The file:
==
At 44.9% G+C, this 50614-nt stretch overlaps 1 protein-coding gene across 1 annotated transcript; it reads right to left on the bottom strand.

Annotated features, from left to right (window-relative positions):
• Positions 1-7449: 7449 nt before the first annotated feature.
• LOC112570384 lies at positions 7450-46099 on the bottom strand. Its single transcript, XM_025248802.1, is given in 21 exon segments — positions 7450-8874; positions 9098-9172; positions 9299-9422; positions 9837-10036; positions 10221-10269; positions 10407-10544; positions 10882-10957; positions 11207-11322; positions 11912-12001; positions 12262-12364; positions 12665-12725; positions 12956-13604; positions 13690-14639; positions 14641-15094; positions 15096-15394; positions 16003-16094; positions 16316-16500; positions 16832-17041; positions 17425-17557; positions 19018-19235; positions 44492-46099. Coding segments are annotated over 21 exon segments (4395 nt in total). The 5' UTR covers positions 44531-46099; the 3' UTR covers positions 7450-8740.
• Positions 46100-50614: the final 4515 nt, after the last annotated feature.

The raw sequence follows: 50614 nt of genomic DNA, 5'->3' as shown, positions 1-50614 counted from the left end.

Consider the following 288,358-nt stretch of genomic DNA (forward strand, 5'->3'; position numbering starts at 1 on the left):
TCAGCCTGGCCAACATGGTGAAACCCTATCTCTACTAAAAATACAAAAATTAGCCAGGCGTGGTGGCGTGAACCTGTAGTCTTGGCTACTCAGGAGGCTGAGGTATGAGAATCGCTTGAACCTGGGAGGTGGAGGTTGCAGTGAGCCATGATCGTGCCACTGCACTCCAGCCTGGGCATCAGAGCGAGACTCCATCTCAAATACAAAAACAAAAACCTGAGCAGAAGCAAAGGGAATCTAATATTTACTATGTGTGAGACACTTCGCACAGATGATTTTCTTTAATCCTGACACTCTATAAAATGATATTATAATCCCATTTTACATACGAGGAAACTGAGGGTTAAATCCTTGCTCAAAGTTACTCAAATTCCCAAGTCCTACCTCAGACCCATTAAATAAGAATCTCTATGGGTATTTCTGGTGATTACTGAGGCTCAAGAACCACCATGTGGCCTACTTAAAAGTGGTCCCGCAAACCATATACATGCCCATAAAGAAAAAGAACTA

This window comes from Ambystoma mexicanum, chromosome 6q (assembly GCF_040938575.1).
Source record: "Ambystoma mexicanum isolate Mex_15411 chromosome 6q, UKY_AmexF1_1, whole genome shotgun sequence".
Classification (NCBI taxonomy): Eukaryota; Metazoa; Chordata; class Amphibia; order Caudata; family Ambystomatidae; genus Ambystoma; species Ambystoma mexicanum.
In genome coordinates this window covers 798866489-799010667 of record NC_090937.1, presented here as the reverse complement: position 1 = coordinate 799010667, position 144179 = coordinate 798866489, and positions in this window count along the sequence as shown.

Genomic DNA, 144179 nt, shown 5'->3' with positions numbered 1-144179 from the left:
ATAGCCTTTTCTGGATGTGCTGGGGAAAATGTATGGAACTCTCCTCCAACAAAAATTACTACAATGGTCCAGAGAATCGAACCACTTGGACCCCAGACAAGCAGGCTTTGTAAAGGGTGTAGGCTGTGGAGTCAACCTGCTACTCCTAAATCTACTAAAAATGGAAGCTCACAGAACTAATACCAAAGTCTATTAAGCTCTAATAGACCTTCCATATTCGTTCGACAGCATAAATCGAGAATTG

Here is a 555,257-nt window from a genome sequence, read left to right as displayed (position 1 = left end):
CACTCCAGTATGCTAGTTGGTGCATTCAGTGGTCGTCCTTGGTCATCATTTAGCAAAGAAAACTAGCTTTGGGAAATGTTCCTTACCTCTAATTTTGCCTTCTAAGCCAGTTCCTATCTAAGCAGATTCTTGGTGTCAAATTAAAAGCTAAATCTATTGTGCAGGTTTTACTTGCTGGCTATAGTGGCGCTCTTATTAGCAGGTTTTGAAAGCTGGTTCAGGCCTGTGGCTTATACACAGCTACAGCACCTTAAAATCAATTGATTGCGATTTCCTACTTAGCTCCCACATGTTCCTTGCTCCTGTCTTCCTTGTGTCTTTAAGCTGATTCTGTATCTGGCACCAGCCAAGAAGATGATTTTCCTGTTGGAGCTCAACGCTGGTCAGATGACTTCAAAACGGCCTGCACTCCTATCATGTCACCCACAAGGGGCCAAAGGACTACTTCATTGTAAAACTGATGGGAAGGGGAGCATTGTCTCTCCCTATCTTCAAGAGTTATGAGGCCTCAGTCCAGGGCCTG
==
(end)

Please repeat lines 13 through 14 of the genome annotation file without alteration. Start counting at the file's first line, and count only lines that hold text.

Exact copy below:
Genomic DNA, 144179 nt, shown 5'->3' with positions numbered 1-144179 from the left:
ATAGCCTTTTCTGGATGTGCTGGGGAAAATGTATGGAACTCTCCTCCAACAAAAATTACTACAATGGTCCAGAGAATCGAACCACTTGGACCCCAGACAAGCAGGCTTTGTAAAGGGTGTAGGCTGTGGAGTCAACCTGCTACTCCTAAATCTACTAAAAATGGAAGCTCACAGAACTAATACCAAAGTCTATTAAGCTCTAATAGACCTTCCATATTCGTTCGACAGCATAAATCGAGAATTG